Ibiza, Spain

Part of Spain’s Balearic Islands, Ibiza is synonymous with idyllic beaches, peaceful retreats and vibrant culture. Below the waves, divers are treated to an equal measure of beauty, diversity and Mediterranean bliss. We’ve rounded up five of many incredible dive sites that surround the island, so read on and get ready to extend your scuba wishlist.

Don Pedro

The name could suggest this is the titular villain in a mafia movie, but fear not, there’s no chance of sleeping with the fishes here! The Don Pedro shipwreck is a formidable beast lying on its side 26m below the surface, just minutes away from the Port of Ibiza. Measuring 142m in length and with a maximum depth of 46m, the Don Pedro became the Mediterranean’s largest shipwreck when it sank in 2007. Although an unfortunate and costly mistake for the owner of the Don Pedro, PADI Advanced Open Water Divers haven’t stopped smiling since. You can expect to be guided around the enormous propellers and the wheel house, but the Don isn’t accessible for exploring inside. It’s not uncommon to hit some thermoclines here, so plan to wear a bit more neoprene than a 5mm suit if at all possible.

[box]Minimum Level: PADI Advanced Open Water Diver
Keep an eye out for: Greater Amberjack, nudibranch[/box]

Fish Factory (Formentera)

Just a 30 minute boat ride from Ibiza you’ll find the Balearic’s 4th island, Formentera. En route to this insanely beautiful and peaceful island, there is a sunken fish factory, known locally as La Plataforma. Although the structure is underwater because of a violent storm, the seas around these islands are often calm and it’s not unusual to be accompanied by dolphins as you journey across from Ibiza. The dive itself resembles an underwater oil rig, with visiting dive boats mooring to the top of the platform at 11m. With a maximum depth of 33m, PADI Advanced Open Water Divers will drop to the bottom before spiralling their way up around the monstrous structure. PADI Open Water Divers will be restricted on how deep they can go, but it makes for the perfect deep dive during an Advanced Open Water Diver course.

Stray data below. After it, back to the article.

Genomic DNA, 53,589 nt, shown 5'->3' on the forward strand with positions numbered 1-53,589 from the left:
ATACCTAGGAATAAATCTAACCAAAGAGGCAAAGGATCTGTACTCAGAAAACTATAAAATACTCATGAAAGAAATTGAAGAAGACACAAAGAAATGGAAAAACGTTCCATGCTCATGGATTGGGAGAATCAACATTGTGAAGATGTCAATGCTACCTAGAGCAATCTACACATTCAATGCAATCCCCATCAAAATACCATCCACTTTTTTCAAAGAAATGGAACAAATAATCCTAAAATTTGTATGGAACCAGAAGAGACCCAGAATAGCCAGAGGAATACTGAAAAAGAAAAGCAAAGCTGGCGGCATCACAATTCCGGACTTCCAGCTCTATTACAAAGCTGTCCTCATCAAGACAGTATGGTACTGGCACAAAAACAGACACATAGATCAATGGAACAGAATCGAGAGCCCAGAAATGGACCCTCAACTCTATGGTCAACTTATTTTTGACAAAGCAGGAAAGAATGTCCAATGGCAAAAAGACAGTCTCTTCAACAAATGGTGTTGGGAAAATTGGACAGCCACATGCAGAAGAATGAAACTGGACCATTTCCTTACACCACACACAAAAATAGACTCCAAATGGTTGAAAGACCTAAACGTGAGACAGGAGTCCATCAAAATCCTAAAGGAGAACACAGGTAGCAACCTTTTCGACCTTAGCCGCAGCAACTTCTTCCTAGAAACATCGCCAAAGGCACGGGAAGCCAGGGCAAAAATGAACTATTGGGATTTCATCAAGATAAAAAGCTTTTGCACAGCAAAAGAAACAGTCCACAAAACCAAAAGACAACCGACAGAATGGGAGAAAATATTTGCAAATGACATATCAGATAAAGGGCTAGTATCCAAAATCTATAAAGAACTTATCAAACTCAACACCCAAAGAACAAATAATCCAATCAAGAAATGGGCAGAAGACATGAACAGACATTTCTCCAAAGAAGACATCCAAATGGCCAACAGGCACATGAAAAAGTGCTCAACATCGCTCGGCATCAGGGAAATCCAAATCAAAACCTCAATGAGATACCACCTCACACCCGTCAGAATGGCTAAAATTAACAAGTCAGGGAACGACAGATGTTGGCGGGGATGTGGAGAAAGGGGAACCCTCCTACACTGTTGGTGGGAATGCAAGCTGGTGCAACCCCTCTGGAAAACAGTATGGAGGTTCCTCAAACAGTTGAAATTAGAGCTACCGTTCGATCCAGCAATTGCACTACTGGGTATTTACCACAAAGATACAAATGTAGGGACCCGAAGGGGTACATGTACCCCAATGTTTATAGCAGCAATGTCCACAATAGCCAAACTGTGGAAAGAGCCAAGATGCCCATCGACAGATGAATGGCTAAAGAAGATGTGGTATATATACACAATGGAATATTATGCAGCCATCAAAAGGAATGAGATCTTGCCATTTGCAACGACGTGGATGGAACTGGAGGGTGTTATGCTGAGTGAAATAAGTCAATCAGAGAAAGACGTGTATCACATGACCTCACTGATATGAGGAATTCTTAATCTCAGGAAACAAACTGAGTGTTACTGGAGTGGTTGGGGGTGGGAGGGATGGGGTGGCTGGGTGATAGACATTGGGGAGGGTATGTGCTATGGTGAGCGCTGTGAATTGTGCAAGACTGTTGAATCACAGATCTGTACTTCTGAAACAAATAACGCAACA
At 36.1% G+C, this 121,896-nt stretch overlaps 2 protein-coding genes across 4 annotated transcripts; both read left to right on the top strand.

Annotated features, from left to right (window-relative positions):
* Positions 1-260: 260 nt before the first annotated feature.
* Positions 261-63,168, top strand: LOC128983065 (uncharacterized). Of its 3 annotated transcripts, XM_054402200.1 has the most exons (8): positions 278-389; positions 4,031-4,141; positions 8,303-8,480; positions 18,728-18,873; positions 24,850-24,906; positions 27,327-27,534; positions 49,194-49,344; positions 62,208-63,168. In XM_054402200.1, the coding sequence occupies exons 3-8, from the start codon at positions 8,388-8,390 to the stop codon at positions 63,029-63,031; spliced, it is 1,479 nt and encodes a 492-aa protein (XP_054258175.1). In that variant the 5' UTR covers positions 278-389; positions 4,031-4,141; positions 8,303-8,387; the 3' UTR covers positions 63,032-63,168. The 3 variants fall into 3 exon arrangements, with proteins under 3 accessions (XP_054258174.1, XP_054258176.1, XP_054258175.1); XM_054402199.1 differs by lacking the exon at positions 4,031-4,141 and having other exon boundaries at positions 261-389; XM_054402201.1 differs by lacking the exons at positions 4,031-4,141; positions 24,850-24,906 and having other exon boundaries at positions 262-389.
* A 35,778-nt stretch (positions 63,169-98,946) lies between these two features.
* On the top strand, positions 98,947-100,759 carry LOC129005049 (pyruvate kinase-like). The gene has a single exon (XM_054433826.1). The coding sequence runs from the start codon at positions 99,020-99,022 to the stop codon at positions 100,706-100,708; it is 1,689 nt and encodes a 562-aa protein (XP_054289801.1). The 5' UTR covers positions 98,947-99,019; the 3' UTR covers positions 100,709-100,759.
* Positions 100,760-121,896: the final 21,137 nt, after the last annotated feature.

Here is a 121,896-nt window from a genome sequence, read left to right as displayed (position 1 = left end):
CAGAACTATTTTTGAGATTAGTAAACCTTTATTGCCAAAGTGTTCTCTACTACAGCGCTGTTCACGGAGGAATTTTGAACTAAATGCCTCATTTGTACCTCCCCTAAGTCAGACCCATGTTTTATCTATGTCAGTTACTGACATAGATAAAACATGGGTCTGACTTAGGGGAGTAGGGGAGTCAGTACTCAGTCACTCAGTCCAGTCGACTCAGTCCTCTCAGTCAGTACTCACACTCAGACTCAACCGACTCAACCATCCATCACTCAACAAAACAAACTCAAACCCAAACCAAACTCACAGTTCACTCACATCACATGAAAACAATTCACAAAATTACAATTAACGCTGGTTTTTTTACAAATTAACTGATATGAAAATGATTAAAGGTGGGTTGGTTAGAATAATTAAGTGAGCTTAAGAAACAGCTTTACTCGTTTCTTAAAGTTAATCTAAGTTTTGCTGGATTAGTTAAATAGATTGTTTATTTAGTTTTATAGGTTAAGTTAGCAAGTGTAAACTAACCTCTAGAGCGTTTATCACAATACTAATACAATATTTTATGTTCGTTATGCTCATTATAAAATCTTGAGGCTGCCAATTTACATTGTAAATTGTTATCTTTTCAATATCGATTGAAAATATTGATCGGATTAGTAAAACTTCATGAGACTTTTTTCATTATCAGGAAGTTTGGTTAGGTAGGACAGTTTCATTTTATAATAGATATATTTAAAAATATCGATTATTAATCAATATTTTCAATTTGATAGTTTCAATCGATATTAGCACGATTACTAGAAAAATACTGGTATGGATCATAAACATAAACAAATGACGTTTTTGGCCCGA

[box]Minimum Level: PADI Open Water Diver
Keep an eye out for: Conger Eels, Moray Eels, Barracuda, Scorpion fish[/box]

Dado Pequeno

Remember earlier we mentioned the Don Pedro? Well now you can meet the rock that sank it! As the huge ship exited the Port of Ibiza, it went mano a mano with Dado Pequeno – and lost. On first appearance, the little rock poking out from the Mediterranean is rather uninspiring and lacklustre, but as you get closer and the depths of the sea turn from a royal blue to the most vibrant turquoise, it quickly gets the dive juices flowing. This is a dive that has it all: depth, shallows, fascinating topography and a who’s who list of marine life. To put it into relative terms just how good this dive site is, it was always number one when discussing where to go on a staff jolly.

[box]Minimum Level: PADI Open Water Diver
Keep an eye out for: Barracuda, Grouper, Octopus, Scorpion Fish, Stingray, Wrasse, and Amberjack[/box]

The Lighthouse

On the East coast of Ibiza, a 5 minute ride from Cala Martina, lies the Santa Eulalia Reef. This underwater rocky platform is surrounded by depths of 30m and has three unique dive sites on it. However, it is the famed lighthouse dive which grabs the most attention. It is important to note that this isn’t actually a sunken lighthouse, it’s more of a beacon, used to warn passing boats of the shallow reef. Perhaps locals referred to it as a lighthouse because beacon didn’t sound as good. In any case, the shallow platform starts at about 2m, the lighthouse goes from this depth down to 12m and then there are routes to explore down to 24m. With the dive site lying in such shallow water, the light is fantastic and the marine life never disappoints.

[box]Minimum Level: PADI Scuba Diver
Keep an eye out for: Lobster, Octopus, Barracuda and (very rarely) Moon Fish[/box]

Cave Of Light

On the north coast of Ibiza, nestled in between San Antonio and Portinatx, there lies a hidden gem, the Cave of Light. Known locally as La Cueva de La Luz, the cave and surrounding columns can be likened to a block of Emmental cheese. Divers are free to weave in and out of the rock formations before entering the cave, where upon entry, you will be greeted with the most spectacularly piercing and dramatic ray of sun light – you know the kind –  the type of light likely to be booby-trapped in an Indiana Jones movie. Definitely a dive site for underwater enthusiasts and posers alike – just avoid on a rainy day.

[box]Minimum Level: PADI Open Water Diver
Keep an eye out for: Shrimp[/box]

Tempted by these incredible dive sites? Locate a PADI Dive Shop and book your next trip to Ibiza!

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